Published Feb 08, 2010
Upon hearing that LA Riots, the Golden Filter and a special DJ set from Junior Boys were all on the same bill, who would expect it could be a disappointment? With less than a week to go before the 2010 Olympics, the Vancouver live music scene has exploded with a multitude of events, but Saturday's show proved to be a less-than-perfect operation.
Taking place at Great Northern Way Campus, a technology school located in the heart of Vancouver's industrial playground, the sense of estranged abandonment carried through in the performances. As concertgoers got stuck waiting in the confusing maze of drink line-ups, chances are most missed the chance to catch the set from Jeremy Greenspan, who took to the decks without his fellow Junior Boy and laid out songs that sounded nothing like the duo's recorded work. Instead of an expected synth-funkiness, the venue throbbed with a sexed-up, generic club sound you'd expect to find everywhere else on a Saturday night. The beat-heavy DJ set from LA Riots didn't fare much better, but did get a few hands in the air.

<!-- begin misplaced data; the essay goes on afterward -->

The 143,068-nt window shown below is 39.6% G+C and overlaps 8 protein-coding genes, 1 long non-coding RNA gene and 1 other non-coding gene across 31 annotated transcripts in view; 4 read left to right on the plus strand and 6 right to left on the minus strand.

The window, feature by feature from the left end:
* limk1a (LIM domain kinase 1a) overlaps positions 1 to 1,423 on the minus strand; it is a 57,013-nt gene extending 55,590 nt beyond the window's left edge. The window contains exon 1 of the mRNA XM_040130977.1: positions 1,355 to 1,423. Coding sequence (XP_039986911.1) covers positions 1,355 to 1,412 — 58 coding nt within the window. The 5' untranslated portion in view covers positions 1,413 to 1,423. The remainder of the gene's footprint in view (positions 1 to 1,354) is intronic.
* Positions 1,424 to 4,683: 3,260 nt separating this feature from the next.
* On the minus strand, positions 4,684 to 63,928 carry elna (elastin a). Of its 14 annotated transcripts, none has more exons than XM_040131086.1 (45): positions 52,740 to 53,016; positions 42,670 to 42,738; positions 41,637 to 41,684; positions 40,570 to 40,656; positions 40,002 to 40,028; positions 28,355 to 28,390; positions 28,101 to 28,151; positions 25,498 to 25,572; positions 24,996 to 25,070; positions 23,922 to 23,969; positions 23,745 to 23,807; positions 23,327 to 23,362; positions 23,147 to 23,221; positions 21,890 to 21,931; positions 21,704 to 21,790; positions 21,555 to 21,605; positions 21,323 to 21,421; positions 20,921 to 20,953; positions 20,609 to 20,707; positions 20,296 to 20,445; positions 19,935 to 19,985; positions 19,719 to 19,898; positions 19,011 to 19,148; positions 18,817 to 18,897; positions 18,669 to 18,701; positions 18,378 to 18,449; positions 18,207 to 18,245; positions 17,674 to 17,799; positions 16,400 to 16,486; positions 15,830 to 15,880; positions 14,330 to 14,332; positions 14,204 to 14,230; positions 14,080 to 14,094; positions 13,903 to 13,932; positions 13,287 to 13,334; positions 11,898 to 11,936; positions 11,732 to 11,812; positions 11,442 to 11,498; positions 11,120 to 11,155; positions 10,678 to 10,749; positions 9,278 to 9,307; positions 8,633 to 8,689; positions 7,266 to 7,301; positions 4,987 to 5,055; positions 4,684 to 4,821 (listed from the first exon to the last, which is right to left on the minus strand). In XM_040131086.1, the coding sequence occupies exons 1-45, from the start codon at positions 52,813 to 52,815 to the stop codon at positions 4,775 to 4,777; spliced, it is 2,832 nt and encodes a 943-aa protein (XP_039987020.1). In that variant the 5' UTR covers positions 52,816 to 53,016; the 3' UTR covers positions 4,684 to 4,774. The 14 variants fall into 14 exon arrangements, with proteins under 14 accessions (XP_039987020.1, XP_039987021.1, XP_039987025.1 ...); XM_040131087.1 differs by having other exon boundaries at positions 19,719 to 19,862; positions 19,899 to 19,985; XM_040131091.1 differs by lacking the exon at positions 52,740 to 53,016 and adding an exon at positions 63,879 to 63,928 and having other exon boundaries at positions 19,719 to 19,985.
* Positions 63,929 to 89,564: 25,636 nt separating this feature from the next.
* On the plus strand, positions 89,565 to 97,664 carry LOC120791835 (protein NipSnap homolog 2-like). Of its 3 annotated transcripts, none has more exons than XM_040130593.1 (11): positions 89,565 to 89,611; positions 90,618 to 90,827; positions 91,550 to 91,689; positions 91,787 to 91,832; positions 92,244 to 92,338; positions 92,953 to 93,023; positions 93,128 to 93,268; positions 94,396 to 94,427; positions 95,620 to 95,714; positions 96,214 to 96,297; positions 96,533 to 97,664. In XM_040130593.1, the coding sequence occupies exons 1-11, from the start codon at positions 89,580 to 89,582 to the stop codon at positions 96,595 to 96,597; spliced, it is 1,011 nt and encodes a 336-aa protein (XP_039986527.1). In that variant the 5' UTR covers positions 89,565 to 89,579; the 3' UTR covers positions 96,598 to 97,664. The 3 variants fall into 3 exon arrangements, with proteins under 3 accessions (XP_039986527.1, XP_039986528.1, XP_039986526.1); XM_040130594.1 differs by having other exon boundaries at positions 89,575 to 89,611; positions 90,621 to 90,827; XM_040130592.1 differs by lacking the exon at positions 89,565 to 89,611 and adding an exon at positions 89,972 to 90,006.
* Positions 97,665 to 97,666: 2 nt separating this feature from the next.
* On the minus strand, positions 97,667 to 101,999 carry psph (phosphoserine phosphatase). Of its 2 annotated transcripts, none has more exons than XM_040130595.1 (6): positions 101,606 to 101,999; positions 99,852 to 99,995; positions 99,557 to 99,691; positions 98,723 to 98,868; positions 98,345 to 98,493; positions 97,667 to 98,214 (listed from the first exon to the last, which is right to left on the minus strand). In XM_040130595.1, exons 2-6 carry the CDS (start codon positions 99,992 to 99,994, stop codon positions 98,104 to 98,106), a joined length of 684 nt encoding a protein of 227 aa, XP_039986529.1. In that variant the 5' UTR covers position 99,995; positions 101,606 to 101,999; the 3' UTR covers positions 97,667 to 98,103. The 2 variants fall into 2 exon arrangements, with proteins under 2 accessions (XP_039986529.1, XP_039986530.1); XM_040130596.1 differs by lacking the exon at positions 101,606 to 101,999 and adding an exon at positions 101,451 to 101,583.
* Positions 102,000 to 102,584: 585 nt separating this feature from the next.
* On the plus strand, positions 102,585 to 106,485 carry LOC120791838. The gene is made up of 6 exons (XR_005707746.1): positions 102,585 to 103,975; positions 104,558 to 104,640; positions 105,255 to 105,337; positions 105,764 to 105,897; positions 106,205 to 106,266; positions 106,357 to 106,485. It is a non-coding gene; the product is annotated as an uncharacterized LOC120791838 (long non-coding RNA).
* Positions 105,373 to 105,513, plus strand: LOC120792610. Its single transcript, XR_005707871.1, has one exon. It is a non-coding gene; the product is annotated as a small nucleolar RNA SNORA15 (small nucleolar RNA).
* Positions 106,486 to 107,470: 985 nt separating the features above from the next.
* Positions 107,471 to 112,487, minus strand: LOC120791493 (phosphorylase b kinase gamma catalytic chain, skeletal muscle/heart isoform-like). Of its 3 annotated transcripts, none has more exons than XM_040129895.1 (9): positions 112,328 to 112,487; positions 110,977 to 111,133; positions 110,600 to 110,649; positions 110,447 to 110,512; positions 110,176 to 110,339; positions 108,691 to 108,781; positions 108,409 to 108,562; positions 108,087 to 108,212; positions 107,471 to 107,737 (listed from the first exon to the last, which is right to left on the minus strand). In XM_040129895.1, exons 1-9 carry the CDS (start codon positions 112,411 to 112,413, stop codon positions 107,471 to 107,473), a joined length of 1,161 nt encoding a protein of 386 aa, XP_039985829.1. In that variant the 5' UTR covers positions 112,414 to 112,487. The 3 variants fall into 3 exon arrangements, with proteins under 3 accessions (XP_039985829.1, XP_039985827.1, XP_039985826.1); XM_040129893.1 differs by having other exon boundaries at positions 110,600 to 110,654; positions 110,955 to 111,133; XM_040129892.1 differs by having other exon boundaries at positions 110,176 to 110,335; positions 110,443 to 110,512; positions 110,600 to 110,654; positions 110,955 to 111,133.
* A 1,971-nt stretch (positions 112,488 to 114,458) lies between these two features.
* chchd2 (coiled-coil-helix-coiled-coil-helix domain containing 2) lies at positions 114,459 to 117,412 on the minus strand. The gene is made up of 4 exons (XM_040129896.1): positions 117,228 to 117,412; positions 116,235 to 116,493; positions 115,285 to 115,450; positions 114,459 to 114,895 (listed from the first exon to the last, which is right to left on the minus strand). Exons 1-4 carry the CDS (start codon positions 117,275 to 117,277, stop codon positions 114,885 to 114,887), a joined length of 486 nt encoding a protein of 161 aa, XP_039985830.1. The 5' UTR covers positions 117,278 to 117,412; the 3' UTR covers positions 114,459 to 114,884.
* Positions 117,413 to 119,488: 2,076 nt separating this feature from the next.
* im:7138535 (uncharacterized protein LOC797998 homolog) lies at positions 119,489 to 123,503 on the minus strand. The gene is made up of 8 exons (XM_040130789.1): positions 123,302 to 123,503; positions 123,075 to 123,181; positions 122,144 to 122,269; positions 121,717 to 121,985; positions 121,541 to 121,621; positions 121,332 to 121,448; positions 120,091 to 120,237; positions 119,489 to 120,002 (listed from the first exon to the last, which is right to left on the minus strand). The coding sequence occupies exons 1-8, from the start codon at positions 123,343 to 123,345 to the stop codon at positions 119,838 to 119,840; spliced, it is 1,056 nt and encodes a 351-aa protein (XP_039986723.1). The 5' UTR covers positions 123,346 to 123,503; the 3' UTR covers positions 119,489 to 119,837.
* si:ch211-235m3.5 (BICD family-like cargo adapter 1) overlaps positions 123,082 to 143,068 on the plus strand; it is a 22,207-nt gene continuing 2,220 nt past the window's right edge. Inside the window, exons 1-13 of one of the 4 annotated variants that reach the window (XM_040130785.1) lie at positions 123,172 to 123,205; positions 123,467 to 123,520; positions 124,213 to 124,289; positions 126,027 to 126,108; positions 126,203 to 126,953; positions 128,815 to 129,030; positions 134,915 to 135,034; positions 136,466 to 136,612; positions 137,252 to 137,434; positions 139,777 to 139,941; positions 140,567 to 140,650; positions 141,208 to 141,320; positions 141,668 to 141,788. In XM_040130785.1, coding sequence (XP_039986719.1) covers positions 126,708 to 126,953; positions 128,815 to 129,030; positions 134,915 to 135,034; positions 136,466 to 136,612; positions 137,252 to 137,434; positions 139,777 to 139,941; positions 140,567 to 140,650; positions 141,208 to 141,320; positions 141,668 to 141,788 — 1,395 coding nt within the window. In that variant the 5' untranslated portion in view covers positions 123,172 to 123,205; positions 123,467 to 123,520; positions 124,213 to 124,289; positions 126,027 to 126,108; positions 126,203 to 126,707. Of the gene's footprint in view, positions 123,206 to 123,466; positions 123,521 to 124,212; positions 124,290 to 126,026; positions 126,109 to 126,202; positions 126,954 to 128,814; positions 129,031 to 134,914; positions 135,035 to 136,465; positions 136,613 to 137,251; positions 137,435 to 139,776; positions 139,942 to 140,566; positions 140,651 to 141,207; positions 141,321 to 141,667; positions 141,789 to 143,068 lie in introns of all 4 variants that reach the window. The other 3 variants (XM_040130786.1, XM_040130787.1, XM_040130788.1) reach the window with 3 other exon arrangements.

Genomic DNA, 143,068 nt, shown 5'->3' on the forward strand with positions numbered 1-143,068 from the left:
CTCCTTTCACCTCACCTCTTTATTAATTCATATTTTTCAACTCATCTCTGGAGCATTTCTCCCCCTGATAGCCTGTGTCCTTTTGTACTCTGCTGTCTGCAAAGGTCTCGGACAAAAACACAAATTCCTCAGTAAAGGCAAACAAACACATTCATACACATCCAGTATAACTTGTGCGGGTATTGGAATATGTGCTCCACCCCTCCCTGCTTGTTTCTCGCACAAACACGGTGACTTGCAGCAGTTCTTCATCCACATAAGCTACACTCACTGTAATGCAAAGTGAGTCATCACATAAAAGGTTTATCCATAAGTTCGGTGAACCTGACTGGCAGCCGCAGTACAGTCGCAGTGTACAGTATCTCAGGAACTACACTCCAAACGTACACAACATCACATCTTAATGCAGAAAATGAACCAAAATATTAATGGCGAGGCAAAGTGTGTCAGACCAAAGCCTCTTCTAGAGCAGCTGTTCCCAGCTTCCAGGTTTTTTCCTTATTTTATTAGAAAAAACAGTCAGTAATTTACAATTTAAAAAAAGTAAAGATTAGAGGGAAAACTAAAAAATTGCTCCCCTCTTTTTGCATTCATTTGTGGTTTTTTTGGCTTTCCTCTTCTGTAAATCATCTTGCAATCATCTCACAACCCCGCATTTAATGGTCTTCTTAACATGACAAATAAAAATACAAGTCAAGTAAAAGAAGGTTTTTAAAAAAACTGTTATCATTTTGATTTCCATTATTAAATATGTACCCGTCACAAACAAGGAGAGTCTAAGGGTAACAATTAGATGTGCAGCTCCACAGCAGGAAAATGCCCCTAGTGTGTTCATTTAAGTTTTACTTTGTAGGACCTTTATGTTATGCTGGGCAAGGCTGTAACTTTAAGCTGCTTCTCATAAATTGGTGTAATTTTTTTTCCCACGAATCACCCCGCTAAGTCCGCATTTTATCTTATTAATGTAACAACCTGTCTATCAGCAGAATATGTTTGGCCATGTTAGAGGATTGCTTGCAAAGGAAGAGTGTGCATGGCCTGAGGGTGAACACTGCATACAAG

Thankfully, the New York-based Golden Filter put out a decent performance. Aussie vocalist Penelope Trappes was alluring and thought-provoking, and the blonde bombshell dressed in a way that reminded us of the best of the 1980s. Full of energy and electro-eccentricity, the Golden Filter were by far the standout act of the evening, as they offered up quirky and intelligent tracks from their upcoming album Völupsá, a record based on the Nordic poem about the creation and impending end of the world.
This concert was part of a series called the Cultural Olympiad's Digital Edition (CODE). Originally intended as a means of showcasing Canada's talented DJ culture, the event itself came across as more of a shmoozefest than an actual concert experience. Here's hoping the next CODE event will be times better spent.